Parks Prove Popular During Pandemic—But Budget Cuts Loom

A lone runner wears a face covering while moving along a path in City Park early Friday, Aug. 28, 2020, in east Denver. (AP Photo/David Zalubowski)

A lone runner wears a face covering while moving along a path in City Park early Friday, Aug. 28, 2020, in east Denver. (AP Photo/David Zalubowski) Associated Press


Connecting state and local government leaders

A June survey by the National Park and Recreation Association found that a majority of Americans consider parks an essential government service, but decreased revenue from the coronavirus pandemic is likely to threaten parks funding in the future.

More than 190 million U.S. residents visited a park, trail, public open space or recreational facility at least once during the first three months of the Covid-19 pandemic, according to a new report from the nonprofit National Recreation and Parks Association.

The fourth annual Engagement in Parks Report, released Tuesday, is based on the results of a June survey of 1,000 adults across the country. This year’s survey was shorter than normal—“because of the dynamic nature of life during the Covid-19 pandemic,” according to the report—and featured just a handful of questions, including how the pandemic had affected frequency of park usage and whether respondents consider public parks an essential government service.

Three in five respondents indicated that they’d visited a park or other recreational space from mid-March to mid-June, and more than half maintained or increased their usage of parks, trails or open spaces during that same time period. More than a quarter of residents also said they had visited parks more frequently during those months than during the same period last year.

That’s not entirely surprising, the report notes, as parks and outdoor spaces offered a reprieve for people on lockdown at home, unable to visit their favorite restaurants and shops or to visit with friends and family members during periods of strict quarantine. Eighty-three percent of park and recreation agencies kept at least some of their facilities open during the initial wave of Covid-19 infections, according to NRPA data.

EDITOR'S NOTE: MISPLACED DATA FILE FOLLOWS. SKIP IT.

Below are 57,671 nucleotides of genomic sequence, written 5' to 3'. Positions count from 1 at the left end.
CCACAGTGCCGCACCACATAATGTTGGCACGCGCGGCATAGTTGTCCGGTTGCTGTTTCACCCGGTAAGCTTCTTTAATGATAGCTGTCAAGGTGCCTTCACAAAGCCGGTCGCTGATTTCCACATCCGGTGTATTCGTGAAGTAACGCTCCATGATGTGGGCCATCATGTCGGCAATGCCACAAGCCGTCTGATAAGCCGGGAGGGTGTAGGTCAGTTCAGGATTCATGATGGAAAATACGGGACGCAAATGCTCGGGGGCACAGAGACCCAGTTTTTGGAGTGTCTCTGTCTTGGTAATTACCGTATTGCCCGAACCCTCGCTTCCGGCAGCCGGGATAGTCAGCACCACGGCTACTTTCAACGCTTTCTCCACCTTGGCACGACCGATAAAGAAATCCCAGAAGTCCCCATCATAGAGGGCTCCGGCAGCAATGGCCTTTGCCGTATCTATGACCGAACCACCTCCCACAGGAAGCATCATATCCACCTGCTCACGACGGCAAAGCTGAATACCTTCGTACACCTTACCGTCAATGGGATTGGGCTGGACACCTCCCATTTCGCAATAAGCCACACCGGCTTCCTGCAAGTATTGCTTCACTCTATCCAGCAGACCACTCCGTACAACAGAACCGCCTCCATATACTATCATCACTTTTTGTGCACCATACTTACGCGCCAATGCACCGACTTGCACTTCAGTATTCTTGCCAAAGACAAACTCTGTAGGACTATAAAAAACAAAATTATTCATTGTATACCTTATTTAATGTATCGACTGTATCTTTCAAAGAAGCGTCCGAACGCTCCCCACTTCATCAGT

“In many communities across the nation, parks, trails and other public open spaces have been crucial resources available to people seeking a brief respite from the public health crisis,” the report says. “As businesses shut down operations during the spring, many parks and trails remained open, providing people with opportunities to safely enjoy outdoor physical activity with its many attendant physical and mental health benefits.” 

Eighty-two percent of respondents said they felt that parks are essential government services, and 72% said they were more likely to vote for local political candidates who prioritize funding for parks and recreation.

“The Covid-19 pandemic has proven that parks and recreation is fundamental to supporting the physical and mental health of people nationwide,” Kristine Stratton, president and CEO of NRPA, said in a statement. “For these reasons, people expect their local political leaders to provide the financial support needed to ensure these indispensable services continue to be available and are expanded to ensure all people have fair and just access to them.”

But funding for parks could suffer as local governments grapple with revenue shortfalls amid the ongoing pandemic. In a separate survey of state and local leaders in July, 94% of respondents said they anticipated decreased tax revenue to force cuts in a variety of programs and functions.

Those concerns can be seen already in many cities that have already experienced layoffs—local government workforces in July were down 879,000 compared to the same month last year, according to data from the federal Labor Department.

Parks officials are very much aware of the looming economic climate, according to the NRPA report. 

“It is already clear that the pandemic-fueled recession will be devastating on park and recreation agency funding, rivaling the damage inflicted by the Great Recession,” the report says. “Falling tax revenues and rising expenses are putting extraordinary fiscal pressures on governments across the nation, and political leaders are having to make many difficult decisions.”

But given the increased importance of parks during the ongoing public health crisis, the report concludes, “it would be myopic for political leaders to put an over-weighted burden on park and recreation budgets.”

Kate Elizabeth Queram is a staff correspondent for Route Fifty and is based in Washington, D.C.

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